As a first time owner of a ZX-Spectrum computer, I am diligently learning all I can about the system, available software, and add-on components. To truly appreciate the computer, I decided it best to become immersed in how using the machine day-to-day would have been in the 1980’s. As a young person living in the US, I had never seen a Sinclair computer, and doubt that I had even an awareness that it existed. At school and at home I used Apple II computers, all of which had been equipped with floppy disc drives. While I knew that some of friends had Commodore machines at home with tape drives, I had never spent any real time experiencing loading software from cassette tapes.
Tape Media in the modern day
When I purchased the ZX-Spectrum machine on E-Bay during my London trip, I purposely selected a +2B model because of the built in tape deck, but also the particular item shipped with a generous starting collection of tapes (see image). I knew this would give me a jumpstart on a games library, but also allow me to experience using a tape-based system to load, save, and run programs on the device. It has been many years since I have used a cassette tape. CD’s and later MP3’s have all but replaced magnetic media. Vinyl has made a comeback in recent years, however, I am skeptical there will be a lot of nostalgia for tape decks. Tape media is also vulnerable to damage and wear.
If you grew up listening to music on tapes, you are also familiar with using a pencil to re-spool a tape that was ejected from the player like spaghetti from a strainer. You also might recall that a magnet can erase and heat can warp the tape. Because the player is mechanical, the rotating spoolers can slow or become out of sync. I can go on and on about the flaws and failures of cassette, but in short reliability inevitably suffers.
In this case, loading time from tape is the one area where I found the Spectrum to be deficient. Loading from floppy stirs memories of listening to the clacking, whirring, and disc spinning inside the drive, and ever so often glancing at the blinking LED. Watching the scroll bars and listening the tones emit from the speccy seemed to take an eternity compared to the waits for King’s Quest levels to load, or Lode Runner on my Apple II . I will admit, there was something initially exciting about pressing [Play] and anticipating the program to start, but this quickly turned into boredom and frustration.
Enter the DivMMC Enjoy! PRO ONE expansion card for the ZX Spectrum. Developed by ByteDelight, this easy to install, plug and play device completely transforms the way you load, save, and run programs. Utilizing an SD Card formatted for the ESXDOS, you can load tape images and other loadable rom files quickly, using a menu driven UI. Programs load lightning fast, no more waiting, no more loading noise. Another major benefit to the expansion card, is the addition of two 9-Pin joystick ports which work out of the box, but are also configurable. Having this option essentially turns my recently constructed adapter box into a useless paperweight. I now have the ability to connect the Atari joystick as a Kempston controller directly to the spectrum.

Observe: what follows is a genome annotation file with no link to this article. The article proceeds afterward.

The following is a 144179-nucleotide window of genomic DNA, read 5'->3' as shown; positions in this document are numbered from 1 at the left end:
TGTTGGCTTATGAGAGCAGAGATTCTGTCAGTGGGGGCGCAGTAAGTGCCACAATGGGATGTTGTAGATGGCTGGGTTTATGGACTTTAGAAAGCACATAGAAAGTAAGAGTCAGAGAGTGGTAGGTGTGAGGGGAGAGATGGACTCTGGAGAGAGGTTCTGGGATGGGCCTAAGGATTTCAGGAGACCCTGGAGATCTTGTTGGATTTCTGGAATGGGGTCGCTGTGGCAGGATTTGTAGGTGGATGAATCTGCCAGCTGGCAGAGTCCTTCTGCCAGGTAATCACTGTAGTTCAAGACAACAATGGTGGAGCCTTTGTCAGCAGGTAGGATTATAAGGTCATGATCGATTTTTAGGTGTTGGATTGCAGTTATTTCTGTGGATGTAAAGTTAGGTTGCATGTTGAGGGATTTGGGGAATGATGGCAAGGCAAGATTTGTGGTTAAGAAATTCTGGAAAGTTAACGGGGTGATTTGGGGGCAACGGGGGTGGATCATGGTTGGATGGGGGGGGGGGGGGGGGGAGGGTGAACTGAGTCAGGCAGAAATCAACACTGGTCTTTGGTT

In addition to upgrading the storage capability, I also opted to improve the graphics output using the ByteDelight ZX-HD expansion card. The ZX-HD provides the clearest possible picture quality you can output from a Spectrum Using a unique way of harnessing a Raspberry Pi Zero’s HDMI port, you simply connect the computer directly to a TV or Monitor using an HDMI cable. In addition to simply better quality display, the ZX-HD also adds ULAPlus, a capability which provides supporting games to use an expanded palette of 64 colours. There are more details about this capability here on this ulaplus information page.
The expansion card on the ZX-HD allows you to daisy-chain the DivMMC onto it, so both devices can work simultaneously. The picture quality does not disappoint. I had recently purchased and reviewed the RGB-> SCART cable from Retro Computer Shack. This cable is excellent in construction quality, provides a great looking picture and works flawlessly using the RGB port on the computer. That said, the HDMI output is superior and provides the additional capability of the ULAplus that the RGB cannot.
Note, this is not a paid advertisement nor endorsement. This is an honest review, and I purchased these items with my own money.
Anytime you order something from an independent store, particularly using international mail, there is always that worry of the item not arriving, or something else happening. Then information provided by ByteDelight’s online store was thorough and informative about the individual products. I had watched another reviewer on youtube assemble his ZX-HD and DivMMC, and also read about the devices in several other places. Several days went by after I placed the order, and I did not receive any updates. I decided to wait one more day before contacting, but I did not need to. Ben had sent me a note with the tracking information and a short apology for not sending it sooner. I thanked him and sure enough, the item arrived about two days later, earlier than what the tracking service indicated.
I am very pleased with the communication, quality of the packaging, and the shipping box. Each component was individually boxed, and the electronics placed in anti-static bags. Instruction sheets were printed in color and were clear, concise and easy to understand.
In summary, I am continuing my exploration of this wonderful computer from the 1980’s. Having these modern upgrades has enhanced my experience and given me a great respect for not only the original hardware and software developers, but also those fans and makers willing to keep the legacy alive with modern upgrades. I will continue exploring and releasing more videos and articles about the ZX-Spectrum in the months to come.
You can watch the video version of my review here: